China chokes exports of semiconductor secret sauces gallium and germanium
Don't panic but beware the blowback effect
China is imposing export restrictions on two elements used in semiconductors and other electronic components, a move likely to be viewed as a calculated response to Western restrictions on sales of chips and their production tech to the Middle Kingdom.
The Chinese Ministry of Commerce released a statement announcing that Beijing has decided to implement export controls on gallium and germanium, as well as some compounds containing these elements, such as indium gallium arsenide, phosphorus germanium zinc, and silicon chip building tech Ge epitaxial growth substrate.
This means that anyone wishing to export these materials, from China will first have to submit an application to the Ministry of Commerce and obtain permission to do so. This is necessary "in order to safeguard national security and interests," the statement said. These measures are set to come into force as of August 1.
Gallium and germanium are both materials for which China is the largest global source. For example, China is said to be responsible for around 60 percent of the world's germanium, according to the Critical Raw Materials Alliance, with the remainder coming from Canada, Finland, Russia and the United States.
The situation is even worse for gallium, with 80 percent of this coming from China, while gallium arsenide – the second most common semiconductor in use today – is only produced at the requisite quality by a few companies in the world, just one of which is in Europe.
Applications of germanium include fiber-optic systems, infrared optics, solar cells and light-emitting diodes (LEDs), while those of gallium are said to include microwave and high-speed switching circuits.
Gartner vice president analyst in its Emerging Technologies & Trends unit, Alan Priestly, commented: "Both elements are used in various types of transistor – GaN used in most modern high power converters (from small power bricks for phones to EV chargers), germanium in a wide range of analog applications – comms, signalling, sensing etc.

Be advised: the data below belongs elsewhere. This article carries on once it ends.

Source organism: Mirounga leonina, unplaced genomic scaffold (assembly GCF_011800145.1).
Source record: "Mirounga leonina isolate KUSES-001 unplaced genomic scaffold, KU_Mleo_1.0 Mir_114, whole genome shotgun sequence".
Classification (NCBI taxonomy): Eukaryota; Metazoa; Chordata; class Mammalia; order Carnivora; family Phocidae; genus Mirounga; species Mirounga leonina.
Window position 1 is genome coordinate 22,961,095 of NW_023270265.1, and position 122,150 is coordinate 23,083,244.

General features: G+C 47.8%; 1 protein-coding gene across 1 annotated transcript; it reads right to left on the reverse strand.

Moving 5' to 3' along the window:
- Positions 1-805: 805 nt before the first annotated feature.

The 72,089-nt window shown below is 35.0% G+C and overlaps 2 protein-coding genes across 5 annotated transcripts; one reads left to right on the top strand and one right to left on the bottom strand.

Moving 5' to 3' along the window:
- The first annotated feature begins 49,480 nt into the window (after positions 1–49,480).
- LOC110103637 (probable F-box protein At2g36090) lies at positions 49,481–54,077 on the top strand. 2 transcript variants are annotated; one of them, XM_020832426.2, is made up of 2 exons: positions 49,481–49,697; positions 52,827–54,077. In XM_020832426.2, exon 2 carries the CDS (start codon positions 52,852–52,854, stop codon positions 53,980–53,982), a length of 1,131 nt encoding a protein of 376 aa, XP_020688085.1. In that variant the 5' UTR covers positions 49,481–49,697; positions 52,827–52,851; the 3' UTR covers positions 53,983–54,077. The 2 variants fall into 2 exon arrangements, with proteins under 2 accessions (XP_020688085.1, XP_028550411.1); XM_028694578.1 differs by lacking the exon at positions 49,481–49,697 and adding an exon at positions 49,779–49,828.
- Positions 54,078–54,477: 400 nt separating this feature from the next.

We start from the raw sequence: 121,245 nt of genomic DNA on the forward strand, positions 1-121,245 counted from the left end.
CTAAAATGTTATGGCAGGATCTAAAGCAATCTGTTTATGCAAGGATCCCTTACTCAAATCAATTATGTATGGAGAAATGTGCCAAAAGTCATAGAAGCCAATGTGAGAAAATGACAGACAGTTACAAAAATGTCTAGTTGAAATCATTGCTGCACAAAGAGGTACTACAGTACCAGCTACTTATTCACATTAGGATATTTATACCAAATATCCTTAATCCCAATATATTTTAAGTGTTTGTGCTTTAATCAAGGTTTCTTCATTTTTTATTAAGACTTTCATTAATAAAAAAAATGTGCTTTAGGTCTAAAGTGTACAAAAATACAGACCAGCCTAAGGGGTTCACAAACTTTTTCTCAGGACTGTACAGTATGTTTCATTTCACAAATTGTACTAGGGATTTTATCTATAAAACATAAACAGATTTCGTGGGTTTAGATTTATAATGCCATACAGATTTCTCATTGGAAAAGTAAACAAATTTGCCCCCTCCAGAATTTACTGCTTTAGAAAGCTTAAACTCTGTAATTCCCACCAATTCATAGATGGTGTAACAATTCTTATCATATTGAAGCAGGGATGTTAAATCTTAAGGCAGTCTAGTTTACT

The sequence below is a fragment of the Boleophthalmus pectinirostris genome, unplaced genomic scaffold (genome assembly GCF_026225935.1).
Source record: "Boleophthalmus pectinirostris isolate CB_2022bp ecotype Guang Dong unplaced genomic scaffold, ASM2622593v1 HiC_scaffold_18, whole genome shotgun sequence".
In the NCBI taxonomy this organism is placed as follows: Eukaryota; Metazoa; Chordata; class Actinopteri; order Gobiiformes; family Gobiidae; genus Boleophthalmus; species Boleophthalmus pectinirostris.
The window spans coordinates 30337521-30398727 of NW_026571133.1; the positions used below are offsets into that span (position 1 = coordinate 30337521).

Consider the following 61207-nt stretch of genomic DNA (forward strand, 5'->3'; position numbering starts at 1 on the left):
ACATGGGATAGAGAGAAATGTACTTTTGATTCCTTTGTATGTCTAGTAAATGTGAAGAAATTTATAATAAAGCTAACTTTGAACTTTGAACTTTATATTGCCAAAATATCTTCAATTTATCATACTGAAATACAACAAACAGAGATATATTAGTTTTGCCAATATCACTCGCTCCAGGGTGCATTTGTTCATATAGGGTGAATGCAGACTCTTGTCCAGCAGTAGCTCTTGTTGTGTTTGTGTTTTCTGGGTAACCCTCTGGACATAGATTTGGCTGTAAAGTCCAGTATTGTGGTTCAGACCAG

"This doesn't impact manufacture of high perf digital logic (CPUs etc) but it affects a lot of the peripheral components needed to use digital chips."
It is possible this may be a retaliation by Beijing for the blocks put on technology exports to Chinese companies by the US and its partners to restrict advanced chip processing tech. Well, possible, but pretty likely.
Just last week, Washington was believed to be considering further restrictions on the export to China of advanced chips used for AI processing, while export licenses are already required for any technology that is used in the design or manufacture of advanced semiconductors.
China has already hit back by blacklisting US memory chipmaker Micron as a security risk and barred operators of critical information infrastructure in its own country from purchasing products containing the Idaho technology.
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However, IDC's Senior Research Director for Europe, Andrew Buss, said he did not believe this would lead to an immediate shortage of these key elements, and was possibly China playing the long game and securing its own supplies for future use.
"There is no major global shortage of gallium or germanium, and both are quite widely produced in a multitude of countries and regions, so there is unlikely to be a major external impact of this outside China, but it could well be a strategy to ensure China has enough internal supplies for its own growth ambitions for semiconductor or technology manufacturing," Buss said.
And while there is some risk, constricting the global supply would simply make it more economically attractive to mine these elements elsewhere, he argued.
"For germanium there is more supply risk as production has recently concentrated in China and Russia to some degree, but cost economics would likely lead to industrial production in other regions as the element is not particularly rare or scarce, nor is production technologically challenging."
However, it is likely to concentrate the minds of politicians and industry executives even more on the importance of the entire supply chain for semiconductors, and not just the end products.
The US and the EU were earlier this year reported to be considering the formation of a "critical minerals club" with the goal of diversifying supplies of critical minerals and finding ways to reduce reliance on countries such as China. ®